HomeLearning CenterBlack Women in Leadership Is Still a Slippery Slope.  Here’s Why.

Black Women in Leadership Is Still a Slippery Slope.  Here’s Why.

Originally published by Atiya Jordan for Black Enterprise

In a new report, the Washington Area Women’s Foundation has “observed a disconcerting pattern where Black women leaders are vacating their roles” in the nonprofit sector. The data was collected after analyzing Black women’s experiences and innovative solutions to offset the “mounting barriers and challenges to their leadership.”

The Washington Area Women’s Foundation listened to 32 presidents, CEOs, and executive directors. Of the group, 90% of respondents said that they experienced “detrimental effects on their health and well-being,” such as chronic stress, fatigue, elevated blood pressure, and mental health concerns. Almost 70% of respondents “agreed or strongly agreed” that the state of Black women’s leadership has been vulnerable in recent years.

On behalf of the foundation, President and CEO Tamara Wilds Lawson wrote that Black women’s “words call us to take collective responsibility for ensuring Black women and Black gender-expansive leaders have the resources and support they deserve to thrive in this sector which relies so heavily on their valuable labor.”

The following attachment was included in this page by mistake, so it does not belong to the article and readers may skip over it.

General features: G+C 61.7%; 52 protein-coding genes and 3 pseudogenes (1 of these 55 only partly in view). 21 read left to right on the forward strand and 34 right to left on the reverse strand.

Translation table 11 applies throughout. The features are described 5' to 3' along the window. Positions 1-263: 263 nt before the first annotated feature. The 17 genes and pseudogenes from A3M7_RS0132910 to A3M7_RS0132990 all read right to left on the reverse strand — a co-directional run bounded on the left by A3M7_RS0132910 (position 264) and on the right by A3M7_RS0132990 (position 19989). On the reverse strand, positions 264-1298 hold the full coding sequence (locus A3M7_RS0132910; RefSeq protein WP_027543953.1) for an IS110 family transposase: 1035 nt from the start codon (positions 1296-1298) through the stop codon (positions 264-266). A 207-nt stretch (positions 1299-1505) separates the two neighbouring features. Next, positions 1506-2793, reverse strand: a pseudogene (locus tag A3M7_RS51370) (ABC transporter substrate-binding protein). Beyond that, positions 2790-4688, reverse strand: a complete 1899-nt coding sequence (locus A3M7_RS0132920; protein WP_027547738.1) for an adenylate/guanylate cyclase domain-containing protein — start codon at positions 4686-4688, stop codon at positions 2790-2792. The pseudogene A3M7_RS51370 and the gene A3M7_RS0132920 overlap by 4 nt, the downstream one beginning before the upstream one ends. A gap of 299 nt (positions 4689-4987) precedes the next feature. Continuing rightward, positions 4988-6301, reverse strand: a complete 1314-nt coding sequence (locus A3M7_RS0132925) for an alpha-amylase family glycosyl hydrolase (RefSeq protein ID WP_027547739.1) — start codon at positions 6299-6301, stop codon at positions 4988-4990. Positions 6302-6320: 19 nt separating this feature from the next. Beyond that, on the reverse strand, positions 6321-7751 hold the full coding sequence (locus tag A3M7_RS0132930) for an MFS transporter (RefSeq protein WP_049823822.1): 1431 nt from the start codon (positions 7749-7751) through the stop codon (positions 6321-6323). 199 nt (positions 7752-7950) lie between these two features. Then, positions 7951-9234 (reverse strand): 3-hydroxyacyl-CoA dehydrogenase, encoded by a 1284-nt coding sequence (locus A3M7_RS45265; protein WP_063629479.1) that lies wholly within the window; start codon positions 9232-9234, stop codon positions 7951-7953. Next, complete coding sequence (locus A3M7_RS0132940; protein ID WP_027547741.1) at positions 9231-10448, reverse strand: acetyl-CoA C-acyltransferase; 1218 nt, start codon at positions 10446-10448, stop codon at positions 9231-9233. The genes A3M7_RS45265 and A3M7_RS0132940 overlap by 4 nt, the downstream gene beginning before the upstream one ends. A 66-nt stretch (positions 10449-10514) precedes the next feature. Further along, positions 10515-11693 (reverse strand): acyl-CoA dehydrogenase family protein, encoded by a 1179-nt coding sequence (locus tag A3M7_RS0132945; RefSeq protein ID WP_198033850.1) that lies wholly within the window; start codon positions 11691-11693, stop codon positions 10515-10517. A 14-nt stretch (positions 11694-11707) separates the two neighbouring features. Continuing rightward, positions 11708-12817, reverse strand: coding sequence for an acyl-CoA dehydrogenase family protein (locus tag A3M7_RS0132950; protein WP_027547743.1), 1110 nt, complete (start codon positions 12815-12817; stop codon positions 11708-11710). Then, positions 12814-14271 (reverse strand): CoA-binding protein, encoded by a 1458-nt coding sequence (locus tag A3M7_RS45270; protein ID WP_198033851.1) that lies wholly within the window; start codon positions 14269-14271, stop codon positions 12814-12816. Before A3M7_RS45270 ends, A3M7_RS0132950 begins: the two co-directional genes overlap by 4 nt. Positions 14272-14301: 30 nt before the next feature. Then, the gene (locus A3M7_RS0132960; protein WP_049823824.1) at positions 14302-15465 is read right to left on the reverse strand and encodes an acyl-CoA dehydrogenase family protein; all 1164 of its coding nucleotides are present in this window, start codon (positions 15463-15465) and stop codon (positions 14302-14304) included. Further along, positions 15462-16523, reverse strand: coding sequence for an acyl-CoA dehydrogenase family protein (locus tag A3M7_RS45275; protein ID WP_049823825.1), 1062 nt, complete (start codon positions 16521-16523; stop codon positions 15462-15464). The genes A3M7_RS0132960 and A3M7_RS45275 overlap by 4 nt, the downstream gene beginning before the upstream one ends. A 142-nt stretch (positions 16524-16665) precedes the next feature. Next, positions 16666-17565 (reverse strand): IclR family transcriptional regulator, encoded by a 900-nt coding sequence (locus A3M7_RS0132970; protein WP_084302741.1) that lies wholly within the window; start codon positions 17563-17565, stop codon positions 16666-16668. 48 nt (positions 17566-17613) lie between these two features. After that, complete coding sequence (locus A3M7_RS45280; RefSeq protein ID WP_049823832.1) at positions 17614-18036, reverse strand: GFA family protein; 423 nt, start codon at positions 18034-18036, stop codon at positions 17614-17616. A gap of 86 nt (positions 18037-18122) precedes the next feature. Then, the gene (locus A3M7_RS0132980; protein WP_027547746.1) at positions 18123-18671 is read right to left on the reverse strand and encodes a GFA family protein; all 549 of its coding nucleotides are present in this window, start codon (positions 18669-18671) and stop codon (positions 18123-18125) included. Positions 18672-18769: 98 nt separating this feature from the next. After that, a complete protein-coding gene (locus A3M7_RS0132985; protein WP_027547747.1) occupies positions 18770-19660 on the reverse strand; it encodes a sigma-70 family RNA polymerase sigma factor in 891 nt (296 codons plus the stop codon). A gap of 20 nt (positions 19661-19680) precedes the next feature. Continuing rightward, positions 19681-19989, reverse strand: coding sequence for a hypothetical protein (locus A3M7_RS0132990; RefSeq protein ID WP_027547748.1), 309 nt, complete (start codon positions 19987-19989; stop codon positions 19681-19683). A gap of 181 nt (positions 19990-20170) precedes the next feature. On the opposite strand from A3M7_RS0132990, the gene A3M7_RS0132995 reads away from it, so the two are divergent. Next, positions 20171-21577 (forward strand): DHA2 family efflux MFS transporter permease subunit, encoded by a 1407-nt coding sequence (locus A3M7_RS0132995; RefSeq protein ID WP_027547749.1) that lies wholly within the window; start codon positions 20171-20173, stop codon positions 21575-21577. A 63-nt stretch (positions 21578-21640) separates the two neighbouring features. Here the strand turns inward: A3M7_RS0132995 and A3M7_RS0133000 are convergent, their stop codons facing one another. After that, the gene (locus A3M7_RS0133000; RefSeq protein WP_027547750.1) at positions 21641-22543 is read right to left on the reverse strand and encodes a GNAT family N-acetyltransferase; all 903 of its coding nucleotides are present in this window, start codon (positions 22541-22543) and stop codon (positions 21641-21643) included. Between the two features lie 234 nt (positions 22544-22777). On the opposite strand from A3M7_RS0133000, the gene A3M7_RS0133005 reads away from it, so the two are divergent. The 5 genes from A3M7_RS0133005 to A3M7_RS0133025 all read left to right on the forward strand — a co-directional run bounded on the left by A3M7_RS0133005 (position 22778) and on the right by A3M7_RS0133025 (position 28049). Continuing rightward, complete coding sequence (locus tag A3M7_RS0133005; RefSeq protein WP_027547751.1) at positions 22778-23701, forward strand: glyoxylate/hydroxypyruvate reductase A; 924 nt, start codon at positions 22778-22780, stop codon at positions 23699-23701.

Throughout the global pandemic and public health crisis, Black women have been elevated into senior leadership roles, especially in the healthcare and social services sector. Amid a racial reckoning, Black women leaders have even been hired with the “expectation of addressing organizational deficiencies that their predecessors were unable to overcome without added support or resources.”

Based on the data, the foundation determined an underlying issue for such a shaky infrastructure. Black women expressed the “fundamental absence of trust in their leadership” across fundraising, board engagement, staff management, and wellness policies. The women cited the lack of mentorship, community, support networks, and opportunities to express vulnerability without their leadership being undermined.

For example, the report noted that the “current D.C. public and nonprofit sector environment produces a scarcity mindset,” discouraging Black woman-led organizations from shying away from working in collaborative spaces.

After hearing from the Black women, the foundation outlined specific ideas to provide Black women and Black gender-expansive leaders with the support, resources, and infrastructure they need to thrive as they lead. 

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